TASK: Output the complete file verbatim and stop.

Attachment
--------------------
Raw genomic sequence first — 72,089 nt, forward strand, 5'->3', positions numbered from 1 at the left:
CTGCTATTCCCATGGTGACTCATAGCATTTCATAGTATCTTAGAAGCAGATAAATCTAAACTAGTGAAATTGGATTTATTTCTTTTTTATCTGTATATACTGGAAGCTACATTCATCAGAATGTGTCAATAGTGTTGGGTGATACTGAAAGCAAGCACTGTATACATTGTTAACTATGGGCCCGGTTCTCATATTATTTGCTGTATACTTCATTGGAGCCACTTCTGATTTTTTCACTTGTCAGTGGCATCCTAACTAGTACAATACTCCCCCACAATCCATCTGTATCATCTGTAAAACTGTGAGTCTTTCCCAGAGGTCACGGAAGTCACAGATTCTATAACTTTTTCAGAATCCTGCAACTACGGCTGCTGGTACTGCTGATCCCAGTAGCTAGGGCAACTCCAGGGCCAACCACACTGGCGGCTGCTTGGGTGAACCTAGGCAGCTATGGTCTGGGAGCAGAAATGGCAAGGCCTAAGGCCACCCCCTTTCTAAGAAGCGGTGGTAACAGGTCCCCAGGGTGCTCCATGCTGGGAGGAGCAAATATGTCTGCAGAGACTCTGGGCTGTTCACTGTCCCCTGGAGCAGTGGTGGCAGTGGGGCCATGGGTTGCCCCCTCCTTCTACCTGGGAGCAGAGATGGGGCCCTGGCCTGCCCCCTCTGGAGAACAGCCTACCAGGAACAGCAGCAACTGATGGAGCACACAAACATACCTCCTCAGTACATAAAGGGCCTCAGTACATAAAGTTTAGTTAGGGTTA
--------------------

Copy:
Raw genomic sequence first — 72,089 nt, forward strand, 5'->3', positions numbered from 1 at the left:
CTGCTATTCCCATGGTGACTCATAGCATTTCATAGTATCTTAGAAGCAGATAAATCTAAACTAGTGAAATTGGATTTATTTCTTTTTTATCTGTATATACTGGAAGCTACATTCATCAGAATGTGTCAATAGTGTTGGGTGATACTGAAAGCAAGCACTGTATACATTGTTAACTATGGGCCCGGTTCTCATATTATTTGCTGTATACTTCATTGGAGCCACTTCTGATTTTTTCACTTGTCAGTGGCATCCTAACTAGTACAATACTCCCCCACAATCCATCTGTATCATCTGTAAAACTGTGAGTCTTTCCCAGAGGTCACGGAAGTCACAGATTCTATAACTTTTTCAGAATCCTGCAACTACGGCTGCTGGTACTGCTGATCCCAGTAGCTAGGGCAACTCCAGGGCCAACCACACTGGCGGCTGCTTGGGTGAACCTAGGCAGCTATGGTCTGGGAGCAGAAATGGCAAGGCCTAAGGCCACCCCCTTTCTAAGAAGCGGTGGTAACAGGTCCCCAGGGTGCTCCATGCTGGGAGGAGCAAATATGTCTGCAGAGACTCTGGGCTGTTCACTGTCCCCTGGAGCAGTGGTGGCAGTGGGGCCATGGGTTGCCCCCTCCTTCTACCTGGGAGCAGAGATGGGGCCCTGGCCTGCCCCCTCTGGAGAACAGCCTACCAGGAACAGCAGCAACTGATGGAGCACACAAACATACCTCCTCAGTACATAAAGGGCCTCAGTACATAAAGTTTAGTTAGGGTTA